For simplicity and brevity, the examples discussed below are primarily selected from clinical environments, although the applicability of the concepts and needs to be discussed to non-clinical, including industrial, environments will be apparent to those of skill in the art.

In the clinical area, if oxygen-supersaturated blood prematurely liberates oxygen at the wrong place and at the wrong time, an embolism may result. Its adverse consequences are well-known. For example, the stroke victim may experience a sudden attack of weakness affecting one side of the body as a consequence of an interruption to the flow of blood to the brain. The primary problem may be located in the heart or blood vessels. The effect on the brain is secondary. Blood flow may be prevented by clotting (thrombosis), a detached clot that lodges in an artery (embolus), or by rupture of an artery wall (hemorrhage). In any event, a severe interruption to the rate of mass transfer of oxygen-enriched blood occurs if laminar flow becomes disturbed by bubble formation and its consequent turbulent flow characteristics.

Ideally, the physician should be able to administer an oxygen-enriched, supersaturated blood flow in a laminar fashion quickly to a site of interest without premature liberation of oxygen after it leaves a delivery apparatus, and undergoes a pressure drop before arrival at the site requiring treatment.

What therefore is needed is a method and apparatus available to the physician and industrialist which will enable them to deliver gas-enriched fluids into environments of interest without premature formation of bubbles in the transferring medium.

In the past, the main objections to the clinical use of hyperbaric oxygen have been the risk of hemolysis and bubble emboli, together with the complexity of the equipment. Dawids and Engell, PHYSIOLOGICAL AND CLINICAL ASPECTS OF OXYGENATOR DESIGN, "Proceedings On Advances In Oxygenator Design", June 1975, p. 140, note that attempts to use oxygen at higher pressures call for the blood to be pumped into the high pressure area where it is exposed to the oxygen and then throttled down to normal pressure. These workers note that such operations have caused considerable hemolysis, which is more pronounced as the gas pressure increases. Additionally, bubble formation may occur as a result of a rapid pressure decrease and the high velocities in the throttling region. Id.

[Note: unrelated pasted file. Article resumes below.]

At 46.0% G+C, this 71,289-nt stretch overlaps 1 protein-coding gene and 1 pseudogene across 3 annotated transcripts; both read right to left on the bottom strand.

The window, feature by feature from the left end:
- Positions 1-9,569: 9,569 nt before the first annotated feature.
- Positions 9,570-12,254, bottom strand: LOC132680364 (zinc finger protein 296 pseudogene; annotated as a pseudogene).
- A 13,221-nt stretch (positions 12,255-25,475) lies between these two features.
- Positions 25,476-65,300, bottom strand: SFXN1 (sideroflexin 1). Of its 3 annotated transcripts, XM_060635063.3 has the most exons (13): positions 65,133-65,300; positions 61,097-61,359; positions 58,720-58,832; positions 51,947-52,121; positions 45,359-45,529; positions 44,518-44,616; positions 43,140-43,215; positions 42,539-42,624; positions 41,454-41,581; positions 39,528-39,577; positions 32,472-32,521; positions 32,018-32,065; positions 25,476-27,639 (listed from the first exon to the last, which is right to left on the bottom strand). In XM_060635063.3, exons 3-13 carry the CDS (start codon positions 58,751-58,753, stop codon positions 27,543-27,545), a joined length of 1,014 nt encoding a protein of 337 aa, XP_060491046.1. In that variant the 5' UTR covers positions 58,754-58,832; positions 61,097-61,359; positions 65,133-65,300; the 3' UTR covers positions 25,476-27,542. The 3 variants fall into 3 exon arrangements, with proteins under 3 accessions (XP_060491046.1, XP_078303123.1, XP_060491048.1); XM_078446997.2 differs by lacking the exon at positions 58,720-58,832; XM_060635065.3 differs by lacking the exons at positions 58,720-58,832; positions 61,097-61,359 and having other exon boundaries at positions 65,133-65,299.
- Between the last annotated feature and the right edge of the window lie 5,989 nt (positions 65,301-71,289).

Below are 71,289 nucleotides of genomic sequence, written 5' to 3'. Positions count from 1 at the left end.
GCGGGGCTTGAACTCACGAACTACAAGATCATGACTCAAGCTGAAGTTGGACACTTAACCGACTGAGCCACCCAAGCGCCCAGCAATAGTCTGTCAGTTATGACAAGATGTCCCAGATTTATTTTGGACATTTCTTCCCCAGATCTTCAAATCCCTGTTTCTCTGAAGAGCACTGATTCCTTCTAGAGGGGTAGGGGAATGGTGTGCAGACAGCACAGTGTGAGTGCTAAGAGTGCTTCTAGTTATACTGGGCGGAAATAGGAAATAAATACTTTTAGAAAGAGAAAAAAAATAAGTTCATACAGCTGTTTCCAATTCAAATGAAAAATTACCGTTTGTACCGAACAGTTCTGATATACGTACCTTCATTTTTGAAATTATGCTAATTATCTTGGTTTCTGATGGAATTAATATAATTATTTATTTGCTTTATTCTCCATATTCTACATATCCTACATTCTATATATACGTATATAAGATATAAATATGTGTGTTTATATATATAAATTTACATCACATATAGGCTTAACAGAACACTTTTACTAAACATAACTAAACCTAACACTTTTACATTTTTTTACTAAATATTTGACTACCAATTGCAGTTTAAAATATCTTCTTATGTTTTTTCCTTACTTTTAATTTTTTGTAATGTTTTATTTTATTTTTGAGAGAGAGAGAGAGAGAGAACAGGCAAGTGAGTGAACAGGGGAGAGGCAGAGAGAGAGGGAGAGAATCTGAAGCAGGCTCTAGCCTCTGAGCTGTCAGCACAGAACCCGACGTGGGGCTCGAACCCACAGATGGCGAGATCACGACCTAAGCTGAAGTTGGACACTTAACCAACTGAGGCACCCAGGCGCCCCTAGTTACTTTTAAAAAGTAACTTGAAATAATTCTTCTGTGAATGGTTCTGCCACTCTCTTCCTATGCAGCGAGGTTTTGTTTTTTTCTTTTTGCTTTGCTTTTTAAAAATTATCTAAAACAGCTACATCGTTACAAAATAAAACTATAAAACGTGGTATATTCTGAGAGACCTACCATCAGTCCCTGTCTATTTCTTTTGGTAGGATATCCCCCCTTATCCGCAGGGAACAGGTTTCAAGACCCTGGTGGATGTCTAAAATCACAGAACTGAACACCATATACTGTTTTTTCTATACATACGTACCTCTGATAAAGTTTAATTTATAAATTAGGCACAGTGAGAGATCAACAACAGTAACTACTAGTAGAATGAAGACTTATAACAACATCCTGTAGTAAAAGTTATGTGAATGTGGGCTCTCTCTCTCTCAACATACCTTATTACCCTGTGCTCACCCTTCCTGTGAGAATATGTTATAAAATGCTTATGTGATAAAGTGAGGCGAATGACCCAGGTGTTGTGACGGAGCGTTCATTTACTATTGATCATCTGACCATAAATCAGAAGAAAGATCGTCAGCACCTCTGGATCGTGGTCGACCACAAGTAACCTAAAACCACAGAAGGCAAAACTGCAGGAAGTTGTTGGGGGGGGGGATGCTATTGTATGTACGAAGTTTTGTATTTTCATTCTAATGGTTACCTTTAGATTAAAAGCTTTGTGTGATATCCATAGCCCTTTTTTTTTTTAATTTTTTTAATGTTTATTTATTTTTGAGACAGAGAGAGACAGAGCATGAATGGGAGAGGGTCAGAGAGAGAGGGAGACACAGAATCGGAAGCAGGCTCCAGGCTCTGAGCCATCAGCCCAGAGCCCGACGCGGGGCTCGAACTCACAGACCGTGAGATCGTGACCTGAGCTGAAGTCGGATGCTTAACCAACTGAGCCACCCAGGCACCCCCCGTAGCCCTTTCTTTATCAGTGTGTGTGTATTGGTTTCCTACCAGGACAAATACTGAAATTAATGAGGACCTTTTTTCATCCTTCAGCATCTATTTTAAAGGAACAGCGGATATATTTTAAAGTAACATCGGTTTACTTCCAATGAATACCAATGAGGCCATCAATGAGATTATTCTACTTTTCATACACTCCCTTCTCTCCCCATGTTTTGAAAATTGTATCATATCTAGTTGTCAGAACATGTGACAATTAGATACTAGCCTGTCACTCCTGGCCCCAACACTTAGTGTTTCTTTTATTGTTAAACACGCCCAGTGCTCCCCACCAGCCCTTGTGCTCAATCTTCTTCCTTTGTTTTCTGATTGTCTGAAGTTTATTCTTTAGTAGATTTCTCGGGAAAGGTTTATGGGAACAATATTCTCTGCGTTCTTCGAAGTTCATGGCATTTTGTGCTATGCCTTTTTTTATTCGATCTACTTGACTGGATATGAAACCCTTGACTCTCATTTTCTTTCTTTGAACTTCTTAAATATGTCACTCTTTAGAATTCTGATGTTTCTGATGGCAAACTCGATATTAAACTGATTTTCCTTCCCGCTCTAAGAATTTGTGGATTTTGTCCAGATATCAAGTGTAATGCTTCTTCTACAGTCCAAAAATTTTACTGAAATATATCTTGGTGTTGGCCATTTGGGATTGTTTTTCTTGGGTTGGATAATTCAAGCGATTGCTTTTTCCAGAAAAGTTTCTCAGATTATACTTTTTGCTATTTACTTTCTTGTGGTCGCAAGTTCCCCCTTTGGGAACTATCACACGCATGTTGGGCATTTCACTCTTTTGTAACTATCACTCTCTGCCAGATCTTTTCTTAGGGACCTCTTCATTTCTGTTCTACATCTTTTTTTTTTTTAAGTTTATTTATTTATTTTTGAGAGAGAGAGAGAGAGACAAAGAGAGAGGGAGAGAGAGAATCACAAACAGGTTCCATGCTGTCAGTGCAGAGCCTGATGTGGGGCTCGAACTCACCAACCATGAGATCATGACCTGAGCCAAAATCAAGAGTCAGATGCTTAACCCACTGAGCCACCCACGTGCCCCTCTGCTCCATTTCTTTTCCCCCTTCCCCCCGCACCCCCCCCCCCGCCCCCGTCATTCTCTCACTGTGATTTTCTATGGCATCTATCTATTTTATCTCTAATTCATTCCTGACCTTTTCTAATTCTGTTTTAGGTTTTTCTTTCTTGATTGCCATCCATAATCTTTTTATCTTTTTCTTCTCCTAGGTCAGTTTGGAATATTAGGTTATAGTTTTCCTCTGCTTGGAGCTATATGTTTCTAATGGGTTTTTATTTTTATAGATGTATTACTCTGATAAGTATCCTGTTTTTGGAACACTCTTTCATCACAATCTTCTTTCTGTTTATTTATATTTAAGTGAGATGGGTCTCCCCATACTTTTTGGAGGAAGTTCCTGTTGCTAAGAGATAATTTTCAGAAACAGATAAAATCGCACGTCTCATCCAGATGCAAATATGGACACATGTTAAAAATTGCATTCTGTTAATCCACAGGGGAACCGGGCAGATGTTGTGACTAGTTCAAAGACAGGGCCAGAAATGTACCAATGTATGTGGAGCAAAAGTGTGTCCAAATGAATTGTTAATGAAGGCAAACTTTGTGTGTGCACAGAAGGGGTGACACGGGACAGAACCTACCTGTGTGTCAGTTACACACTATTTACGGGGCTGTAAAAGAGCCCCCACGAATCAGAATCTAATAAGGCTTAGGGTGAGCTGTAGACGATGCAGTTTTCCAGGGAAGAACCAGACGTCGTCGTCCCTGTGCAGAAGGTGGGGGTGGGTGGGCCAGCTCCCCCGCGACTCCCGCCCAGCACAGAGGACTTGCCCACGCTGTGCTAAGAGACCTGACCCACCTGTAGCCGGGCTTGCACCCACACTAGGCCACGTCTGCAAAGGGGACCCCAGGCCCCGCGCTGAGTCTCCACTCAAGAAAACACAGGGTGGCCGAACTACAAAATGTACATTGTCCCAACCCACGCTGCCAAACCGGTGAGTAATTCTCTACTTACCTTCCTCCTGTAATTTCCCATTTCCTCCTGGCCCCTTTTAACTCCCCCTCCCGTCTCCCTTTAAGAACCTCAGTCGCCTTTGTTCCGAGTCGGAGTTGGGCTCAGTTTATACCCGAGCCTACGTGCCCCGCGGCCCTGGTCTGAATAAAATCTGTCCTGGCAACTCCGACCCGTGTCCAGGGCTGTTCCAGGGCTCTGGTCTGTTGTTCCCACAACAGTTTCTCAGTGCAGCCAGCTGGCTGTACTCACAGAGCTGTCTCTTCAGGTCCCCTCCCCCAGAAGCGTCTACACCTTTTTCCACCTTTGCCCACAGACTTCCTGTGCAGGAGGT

SUMMARY OF THE INVENTION

Disclosed is an apparatus and method for delivering a high partial pressure of a gas into a liquid. The apparatus includes a gas transfer device with contacting members in a gas-liquid contacting region thereof.

A reservoir of gas supplies the gas at a high pressure (P) to a flask of gas-depleted liquid. The flask is in liquid communication with the gas transfer device and in gaseous communication therewith at a pressure (p), where p is less than P.

The reservoir of gas provides a single source of hydrostatic pressure for urging the liquid through the contacting members and the gas around the contacting members so the gas does not diffuse across the contacting members.

The advantages of the present invention are readily apparent from the following detailed description of the best mode for carrying out the invention when taken in connection with the accompanying drawings.

BRIEF DESCRIPTION OF THE DRAWINGS

FIG. 1 is a diagrammatic illustration of a representative apparatus in which a relatively high partial pressure of a gas can be achieved in a liquid.

BEST MODE(S) FOR CARRYING OUT THE INVENTION

Turning first to FIG. 1 of the drawing, there is depicted an apparatus 10 for delivering a high partial pressure of a gas into a liquid. The apparatus includes a gas transfer device 12 with a housing 14. Included in the housing is an upstream region 16, a downstream region 18, and a gas-liquid contacting region 20 with contacting members 22, such as microporous hollow fibers, or solid diffusible membranes. The contacting members 22 are located intermediate the upstream 16 and downstream 18 regions.

To receive a supply of liquid, a gas-depleted liquid inlet port 24 is provided in the upstream region 16. A liquid outlet port 28 is defined in the downstream region 18 for delivering gas-enriched liquid to a high resistance delivery channel 44, such as a catheter for medical applications. For industrial applications, a suitable delivery device such as a nozzle or its equivalents may be deployed.